In Western Christianity, Easter marks the end of Lent, a 40-day period of fasting, repentance, moderation and spiritual discipline in preparation for Easter. Lent begins on Ash Wednesday and ends on Easter Sunday. Eastern Orthodox churches observe Lent or Great Lent, during the 6 weeks or 40 days preceding Palm Sunday with fasting continuing during the Holy Week of Easter. Lent for Eastern Orthodox churches begins on Monday and Ash Wednesday is not observed.
Because of Easter’s pagan origins, and also because of the commercialization of Easter, many Christian churches choose to refer to the holiday as Resurrection Day. In Western Christianity, Easter is always celebrated on the Sunday immediately following the Paschal Full Moon. Beginning in 325 AD with the Council of Nicea), the Western Church decided to established a more standardized system for determining the date of Easter.
In 2013, for example, Easter was celebrated on March 31 by Western churches and May 5 by Orthodox churches. But in 2014, the two celebrations occur on the same date, April 20. Western churches use the Gregorian calendar, the standard calendar for much of the world, and Orthodox churches use the older, Julian calendar.
That much is straightforward. But actually calculating these dates involves a bewildering array of ecclesiastical moons and paschal full moons, the astronomical equinox, and the fixed equinox— and that’s in addition to the two different calendar systems.
The two churches vary on the definition of the vernal equinox and the full moon. The Eastern Church sets the date of Easter according to the actual, astronomical full moon and the actual equinox as observed along the meridian of Jerusalem, site of the Crucifixion and Resurrection
The Eastern Orthodox Church also applies the formula so that Easter always falls after Passover, since the Crucifixion and Resurrection of Christ took place after he entered Jerusalem to celebrate Passover. In the Western Church, Easter sometime
A meeting was organized by the Council of World Churches (in Aleppo, Syria, March 5–10, 1997) Where a solution was proposed and thought to be favorable to both East and West: both methods of calculating the equinox and the paschal full moon would be replaced with the most advanced astronomically accurate calculations available, using the meridian of Jerusalem as the point of measure. Since that meeting, however, no further progress has been made and the problem remains.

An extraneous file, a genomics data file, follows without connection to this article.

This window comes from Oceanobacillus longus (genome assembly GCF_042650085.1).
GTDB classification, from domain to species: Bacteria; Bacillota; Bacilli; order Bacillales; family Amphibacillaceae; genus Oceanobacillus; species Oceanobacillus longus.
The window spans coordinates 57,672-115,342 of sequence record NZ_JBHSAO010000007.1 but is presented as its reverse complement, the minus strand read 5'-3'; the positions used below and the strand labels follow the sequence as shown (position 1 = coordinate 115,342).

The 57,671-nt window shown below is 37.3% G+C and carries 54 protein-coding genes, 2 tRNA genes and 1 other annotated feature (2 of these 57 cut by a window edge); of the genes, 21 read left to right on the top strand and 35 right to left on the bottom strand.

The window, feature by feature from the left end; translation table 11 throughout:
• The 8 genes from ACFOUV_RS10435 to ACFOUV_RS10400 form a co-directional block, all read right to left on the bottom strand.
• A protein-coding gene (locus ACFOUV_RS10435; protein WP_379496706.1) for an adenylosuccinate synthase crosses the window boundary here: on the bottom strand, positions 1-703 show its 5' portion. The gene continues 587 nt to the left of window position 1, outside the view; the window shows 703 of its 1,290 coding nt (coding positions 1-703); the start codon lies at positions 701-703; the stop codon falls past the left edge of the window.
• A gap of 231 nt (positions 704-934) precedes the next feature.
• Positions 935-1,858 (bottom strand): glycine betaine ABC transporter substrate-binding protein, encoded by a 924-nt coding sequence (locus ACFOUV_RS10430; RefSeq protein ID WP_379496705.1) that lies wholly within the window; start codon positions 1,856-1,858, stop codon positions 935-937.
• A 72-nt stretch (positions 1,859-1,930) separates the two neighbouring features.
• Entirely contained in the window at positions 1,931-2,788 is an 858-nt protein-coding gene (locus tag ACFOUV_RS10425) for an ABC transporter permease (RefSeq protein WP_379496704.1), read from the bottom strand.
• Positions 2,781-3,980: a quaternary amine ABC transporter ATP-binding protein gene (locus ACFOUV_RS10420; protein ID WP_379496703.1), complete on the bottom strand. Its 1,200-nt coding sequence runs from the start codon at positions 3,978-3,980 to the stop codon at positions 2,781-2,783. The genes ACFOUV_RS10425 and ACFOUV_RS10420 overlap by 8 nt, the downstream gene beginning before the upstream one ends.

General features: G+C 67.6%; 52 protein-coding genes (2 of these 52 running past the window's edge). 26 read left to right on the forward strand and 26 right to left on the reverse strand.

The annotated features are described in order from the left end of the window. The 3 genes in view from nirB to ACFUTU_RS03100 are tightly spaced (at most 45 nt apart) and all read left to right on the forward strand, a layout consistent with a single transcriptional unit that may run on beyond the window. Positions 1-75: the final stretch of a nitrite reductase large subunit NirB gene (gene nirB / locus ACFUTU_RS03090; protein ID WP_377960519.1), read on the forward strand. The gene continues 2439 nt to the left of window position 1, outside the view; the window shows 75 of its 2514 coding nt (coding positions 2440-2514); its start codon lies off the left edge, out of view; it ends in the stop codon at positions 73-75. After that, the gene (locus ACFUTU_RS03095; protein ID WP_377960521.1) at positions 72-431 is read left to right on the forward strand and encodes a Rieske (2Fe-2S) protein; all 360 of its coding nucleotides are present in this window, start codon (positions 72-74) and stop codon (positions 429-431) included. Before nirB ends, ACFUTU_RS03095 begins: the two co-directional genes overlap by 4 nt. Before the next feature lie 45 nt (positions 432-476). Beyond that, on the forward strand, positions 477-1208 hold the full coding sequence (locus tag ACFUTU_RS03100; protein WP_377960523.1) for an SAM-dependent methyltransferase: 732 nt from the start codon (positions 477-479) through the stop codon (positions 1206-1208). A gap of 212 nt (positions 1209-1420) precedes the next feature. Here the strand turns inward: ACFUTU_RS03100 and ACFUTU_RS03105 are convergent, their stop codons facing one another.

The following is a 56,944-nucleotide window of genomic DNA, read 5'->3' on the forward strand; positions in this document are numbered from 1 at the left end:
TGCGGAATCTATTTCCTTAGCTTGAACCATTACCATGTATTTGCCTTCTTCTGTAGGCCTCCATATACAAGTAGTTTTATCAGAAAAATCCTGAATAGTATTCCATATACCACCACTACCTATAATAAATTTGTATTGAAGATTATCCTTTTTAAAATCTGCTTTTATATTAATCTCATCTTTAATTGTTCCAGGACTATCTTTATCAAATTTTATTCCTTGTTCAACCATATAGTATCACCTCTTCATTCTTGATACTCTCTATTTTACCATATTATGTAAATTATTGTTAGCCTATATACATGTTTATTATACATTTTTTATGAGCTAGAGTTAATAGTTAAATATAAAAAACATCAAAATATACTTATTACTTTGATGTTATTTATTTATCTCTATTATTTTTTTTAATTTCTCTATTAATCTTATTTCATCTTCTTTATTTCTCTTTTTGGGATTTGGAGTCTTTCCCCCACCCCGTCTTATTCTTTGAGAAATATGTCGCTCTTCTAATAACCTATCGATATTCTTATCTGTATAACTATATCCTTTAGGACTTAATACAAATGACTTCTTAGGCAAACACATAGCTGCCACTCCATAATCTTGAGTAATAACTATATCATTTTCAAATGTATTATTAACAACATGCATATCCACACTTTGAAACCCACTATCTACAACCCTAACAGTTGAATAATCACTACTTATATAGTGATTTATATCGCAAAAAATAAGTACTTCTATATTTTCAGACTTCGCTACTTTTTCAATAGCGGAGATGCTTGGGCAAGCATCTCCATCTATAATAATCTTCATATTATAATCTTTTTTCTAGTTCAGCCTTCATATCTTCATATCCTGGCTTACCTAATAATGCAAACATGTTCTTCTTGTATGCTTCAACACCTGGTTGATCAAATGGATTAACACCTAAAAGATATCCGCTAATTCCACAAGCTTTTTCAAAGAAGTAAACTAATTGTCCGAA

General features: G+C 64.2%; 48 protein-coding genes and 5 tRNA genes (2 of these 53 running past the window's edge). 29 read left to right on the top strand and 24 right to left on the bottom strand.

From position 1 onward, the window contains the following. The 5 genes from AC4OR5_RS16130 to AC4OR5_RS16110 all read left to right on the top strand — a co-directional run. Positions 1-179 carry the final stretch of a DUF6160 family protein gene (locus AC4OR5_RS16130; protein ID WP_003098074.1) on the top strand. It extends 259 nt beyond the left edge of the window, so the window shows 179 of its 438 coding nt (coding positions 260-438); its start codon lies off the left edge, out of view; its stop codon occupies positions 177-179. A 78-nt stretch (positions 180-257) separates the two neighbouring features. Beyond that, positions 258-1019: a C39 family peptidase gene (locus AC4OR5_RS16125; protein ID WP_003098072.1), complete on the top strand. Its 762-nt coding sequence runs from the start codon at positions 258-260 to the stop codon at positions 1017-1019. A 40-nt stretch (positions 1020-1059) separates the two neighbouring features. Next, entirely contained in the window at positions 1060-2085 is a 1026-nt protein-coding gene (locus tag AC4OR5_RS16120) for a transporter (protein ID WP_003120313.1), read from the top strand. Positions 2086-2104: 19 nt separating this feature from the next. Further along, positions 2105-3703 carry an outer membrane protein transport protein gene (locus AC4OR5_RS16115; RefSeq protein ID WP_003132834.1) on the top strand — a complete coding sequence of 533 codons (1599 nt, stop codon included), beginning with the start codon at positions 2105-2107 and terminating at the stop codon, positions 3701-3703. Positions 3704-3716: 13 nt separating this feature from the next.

Fasika (Orthodox Easter)
April 15, 2012; May 5, 2013; April 20, 2014; April 12, 2015; May 1, 2016
Fasika is Ethiopian Easter and is celebrated in conjunction with Orthodox Easter celebrations around the world. Fasika is the most important holiday in the Ethiopian Orthodox calendar and follows a long 55-day fast, where no meat or dairy products are consumed. Strict followers generally consume one meal of vegetables and lentils during this time. Church services are attended on the eve before the holiday, where revelers participate in a colorful service lit with candles. The following day, families and friends celebrate Fasika with special feasts that mark the end of the long fast. Doro wat, a spicy chicken stew, is the most traditional food served in all households. Celebrations continue for the following week, with an unofficial “second Fasika” the following weekend.
Axum has a colorful procession for Palm Sunday (known as Hosanna), the week before Fasika which is well worth a visit. Like most holidays, the celebration takes place the night before the actually holiday (Saturday night).
Since the beginning of the 20th century, a proposal to change Easter to a fixed holiday rather than a movable one has been widely circulated, and in 1963 the Second Vatican Council agreed, provided a consensus could be reached among Christian churches. The second Sunday in April has been suggested as the most likely date. precedes Passover by weeks
The Easter Bunny
Some believe, rabbits were associated with the Teutonic deity Eostra, the goddess of spring and fertility, for their especially high reproduction rate. Eggs, and especially their hatching, are another symbol of spring with roots in pagan tradition, according to History.com.
Germanic, pagan, spring traditions and Christian resurrection tradition were quickly melded together as Roman Catholicism became the dominant religion in the region around the 15th century, according to Discovery. As a result, the Easter Bunny tradition in America takes its roots in the German settlers of Pennsylvania
According to some sources, the Easter bunny first arrived in America in the 1700s with German immigrants who settled in Pennsylvania and transported their tradition of an egg-laying hare called “Osterhase” or “Oschter Haws.” Their children made nests in which this creature could lay its colored eggs